Article Type Author Publication Date Links Description
Document Don Beck 2014 Book

Out of Sight is a book that teaches square dance callers how to manage choreography using a mental image system. Other common choreographic methods are reading, modules, and sight calling. Mental image calling allows a caller to create choreography on the fly, while calling, and then easily resolve the square. Unlike reading or modules, the choreography need not be pre-written, and allows the caller much more flexibility to improvise. Unlike sight calling, the caller does not have to memorize who started with whom, each tip, and s/he is not dependent on whether the dancers made any mistakes. This method does not require that a caller learn how to follow eight or even only four dancers, but basically only one dancer as s/he moves around the square.

The Second Printing is now available. It includes an additional 15 pages in the form of a Forward to the Second Printing, an Afterword, and an additional Appendix. There is additional advanced information about the system available on the authors website for callers who have fully learned the system as taught in the book.


CALLERLAB Community Dance Resources

Article Type Owner Links Description
Resource Dottie Welch Website

This Dance Resource is a compilation of Beginner Party Dances, Community Dances, Contra Dances, and Traditional Square Dances. Dances are grouped by type and listed in HTML code for easy viewing. Each dance is also available to be downloaded as a Rich Text File. There is also a sortable and linked index to the Community Dance Journals. Supporting documents are being added and now include Formation Diagrams, Music Suggestions, and the Community Dance Program Plan.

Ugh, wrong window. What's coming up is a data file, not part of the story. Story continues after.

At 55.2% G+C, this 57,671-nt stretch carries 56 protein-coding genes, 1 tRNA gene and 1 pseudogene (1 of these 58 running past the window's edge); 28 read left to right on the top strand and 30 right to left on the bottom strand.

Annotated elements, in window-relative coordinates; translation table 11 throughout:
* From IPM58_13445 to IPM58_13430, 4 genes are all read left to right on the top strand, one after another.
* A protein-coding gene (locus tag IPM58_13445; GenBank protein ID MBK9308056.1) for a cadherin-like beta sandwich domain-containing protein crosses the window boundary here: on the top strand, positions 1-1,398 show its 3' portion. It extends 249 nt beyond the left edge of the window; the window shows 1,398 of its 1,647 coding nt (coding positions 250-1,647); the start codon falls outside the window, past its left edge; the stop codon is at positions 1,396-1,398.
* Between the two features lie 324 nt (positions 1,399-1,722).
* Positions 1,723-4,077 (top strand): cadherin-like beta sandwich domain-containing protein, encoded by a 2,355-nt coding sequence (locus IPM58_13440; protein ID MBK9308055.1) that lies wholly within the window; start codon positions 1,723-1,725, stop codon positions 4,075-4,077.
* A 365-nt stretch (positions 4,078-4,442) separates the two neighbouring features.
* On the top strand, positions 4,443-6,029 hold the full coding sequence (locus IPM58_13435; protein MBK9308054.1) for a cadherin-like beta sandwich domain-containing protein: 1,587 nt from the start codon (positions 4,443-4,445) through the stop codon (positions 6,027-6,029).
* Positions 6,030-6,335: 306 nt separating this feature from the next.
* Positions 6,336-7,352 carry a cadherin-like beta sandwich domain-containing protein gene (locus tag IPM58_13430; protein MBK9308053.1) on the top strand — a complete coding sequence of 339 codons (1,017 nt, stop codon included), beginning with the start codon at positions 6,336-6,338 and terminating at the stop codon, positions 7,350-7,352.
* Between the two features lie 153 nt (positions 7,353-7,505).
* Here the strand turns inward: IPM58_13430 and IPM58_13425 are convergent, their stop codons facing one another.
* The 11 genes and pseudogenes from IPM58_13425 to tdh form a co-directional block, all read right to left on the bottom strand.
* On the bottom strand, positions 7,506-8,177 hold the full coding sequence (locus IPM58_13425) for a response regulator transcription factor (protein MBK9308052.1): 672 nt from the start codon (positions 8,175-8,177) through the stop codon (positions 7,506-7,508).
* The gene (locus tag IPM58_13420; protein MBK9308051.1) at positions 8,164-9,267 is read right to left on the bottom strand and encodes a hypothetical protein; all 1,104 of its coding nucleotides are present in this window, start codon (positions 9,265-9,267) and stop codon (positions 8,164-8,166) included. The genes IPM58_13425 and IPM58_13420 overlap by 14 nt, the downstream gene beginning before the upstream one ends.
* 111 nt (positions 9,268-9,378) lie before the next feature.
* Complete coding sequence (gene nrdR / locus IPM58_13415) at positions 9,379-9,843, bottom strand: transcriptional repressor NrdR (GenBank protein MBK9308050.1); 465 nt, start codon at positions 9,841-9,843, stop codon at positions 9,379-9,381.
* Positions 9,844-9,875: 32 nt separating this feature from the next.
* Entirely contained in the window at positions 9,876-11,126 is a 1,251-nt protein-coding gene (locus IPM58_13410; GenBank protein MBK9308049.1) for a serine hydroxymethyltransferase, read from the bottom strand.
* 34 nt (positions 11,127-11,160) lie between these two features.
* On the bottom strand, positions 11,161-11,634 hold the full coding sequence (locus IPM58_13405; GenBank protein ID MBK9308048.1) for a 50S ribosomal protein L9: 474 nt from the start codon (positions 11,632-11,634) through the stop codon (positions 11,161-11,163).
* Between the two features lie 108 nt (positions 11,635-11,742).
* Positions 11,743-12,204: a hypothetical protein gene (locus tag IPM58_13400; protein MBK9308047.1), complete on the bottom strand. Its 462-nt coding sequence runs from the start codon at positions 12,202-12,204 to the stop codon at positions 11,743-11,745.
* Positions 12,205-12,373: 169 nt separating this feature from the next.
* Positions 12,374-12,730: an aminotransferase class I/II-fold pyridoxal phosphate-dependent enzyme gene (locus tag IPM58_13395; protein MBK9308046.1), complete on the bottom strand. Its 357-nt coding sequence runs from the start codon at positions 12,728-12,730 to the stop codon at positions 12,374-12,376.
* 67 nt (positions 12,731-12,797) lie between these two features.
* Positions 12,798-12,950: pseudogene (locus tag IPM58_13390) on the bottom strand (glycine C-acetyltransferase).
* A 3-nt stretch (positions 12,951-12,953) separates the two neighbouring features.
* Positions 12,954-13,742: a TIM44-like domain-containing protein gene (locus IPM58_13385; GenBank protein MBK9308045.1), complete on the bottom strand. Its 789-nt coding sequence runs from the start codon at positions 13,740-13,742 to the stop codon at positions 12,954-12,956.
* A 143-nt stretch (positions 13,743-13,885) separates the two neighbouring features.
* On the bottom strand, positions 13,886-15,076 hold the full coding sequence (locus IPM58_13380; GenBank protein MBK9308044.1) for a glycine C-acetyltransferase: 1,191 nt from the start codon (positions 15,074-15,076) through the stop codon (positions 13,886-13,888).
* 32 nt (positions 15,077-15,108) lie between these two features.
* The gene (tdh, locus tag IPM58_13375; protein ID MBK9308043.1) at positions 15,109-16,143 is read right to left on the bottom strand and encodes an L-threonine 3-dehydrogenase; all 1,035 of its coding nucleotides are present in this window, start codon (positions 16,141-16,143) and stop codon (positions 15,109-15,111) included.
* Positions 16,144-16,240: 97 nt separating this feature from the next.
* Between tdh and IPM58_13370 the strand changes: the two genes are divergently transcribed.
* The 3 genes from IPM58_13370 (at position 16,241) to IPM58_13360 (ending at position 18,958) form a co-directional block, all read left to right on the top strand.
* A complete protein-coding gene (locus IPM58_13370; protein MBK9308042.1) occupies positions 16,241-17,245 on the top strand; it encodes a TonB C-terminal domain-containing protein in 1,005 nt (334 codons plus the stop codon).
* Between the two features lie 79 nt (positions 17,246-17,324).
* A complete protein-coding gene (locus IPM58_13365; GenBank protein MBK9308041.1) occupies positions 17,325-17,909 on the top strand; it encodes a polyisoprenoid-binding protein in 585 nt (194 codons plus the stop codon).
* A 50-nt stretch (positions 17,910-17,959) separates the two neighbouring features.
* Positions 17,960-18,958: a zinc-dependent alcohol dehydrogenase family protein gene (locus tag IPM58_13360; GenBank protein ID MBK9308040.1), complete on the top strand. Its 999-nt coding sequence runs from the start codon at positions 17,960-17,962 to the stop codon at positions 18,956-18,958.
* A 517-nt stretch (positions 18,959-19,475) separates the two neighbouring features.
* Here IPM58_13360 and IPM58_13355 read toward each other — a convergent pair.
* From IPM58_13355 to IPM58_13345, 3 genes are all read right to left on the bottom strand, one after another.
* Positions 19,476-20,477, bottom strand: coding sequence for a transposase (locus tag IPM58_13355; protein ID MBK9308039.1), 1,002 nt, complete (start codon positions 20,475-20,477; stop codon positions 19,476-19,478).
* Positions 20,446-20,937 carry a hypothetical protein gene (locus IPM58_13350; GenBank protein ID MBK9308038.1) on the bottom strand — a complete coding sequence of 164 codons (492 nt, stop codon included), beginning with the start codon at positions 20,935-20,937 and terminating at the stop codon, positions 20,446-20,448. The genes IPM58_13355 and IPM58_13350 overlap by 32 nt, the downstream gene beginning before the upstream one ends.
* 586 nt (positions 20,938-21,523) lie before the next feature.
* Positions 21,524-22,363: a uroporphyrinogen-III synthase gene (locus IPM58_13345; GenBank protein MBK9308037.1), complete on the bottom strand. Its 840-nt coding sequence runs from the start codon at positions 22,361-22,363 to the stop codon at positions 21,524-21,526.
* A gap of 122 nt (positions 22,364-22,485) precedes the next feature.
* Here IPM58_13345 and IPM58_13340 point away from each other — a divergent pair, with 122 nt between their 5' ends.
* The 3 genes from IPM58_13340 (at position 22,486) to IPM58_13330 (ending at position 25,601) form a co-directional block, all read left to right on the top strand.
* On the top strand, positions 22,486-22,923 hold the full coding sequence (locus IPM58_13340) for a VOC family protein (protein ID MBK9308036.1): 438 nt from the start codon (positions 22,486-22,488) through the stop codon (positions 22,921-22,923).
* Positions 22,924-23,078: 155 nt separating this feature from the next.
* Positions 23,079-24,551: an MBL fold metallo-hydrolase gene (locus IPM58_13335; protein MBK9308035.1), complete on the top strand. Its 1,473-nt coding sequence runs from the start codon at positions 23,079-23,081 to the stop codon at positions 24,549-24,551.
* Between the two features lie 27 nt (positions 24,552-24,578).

Sight And Module Resolution Systems Document

Article Type Author Publication Date Links Description
Document CHOREOGRAPHIC APPLICATIONS COMMITTEE (CAC),
CALLER TRAINING COMMITTEE, and
CALLER COACH COMMITTEE
(edited by Dottie Welch)
2018-02-01 Full Document PDF

This document is a compendium describing dozens of known systems for resolving squares, including both sight and module based approaches. The objective was to document as many systems as possible that are currently in use by experienced callers. Experienced callers can use it to discover different approaches that may help them add variety. Newer callers can use it to select a method that would work best for them as they are learning to resolve smoothly.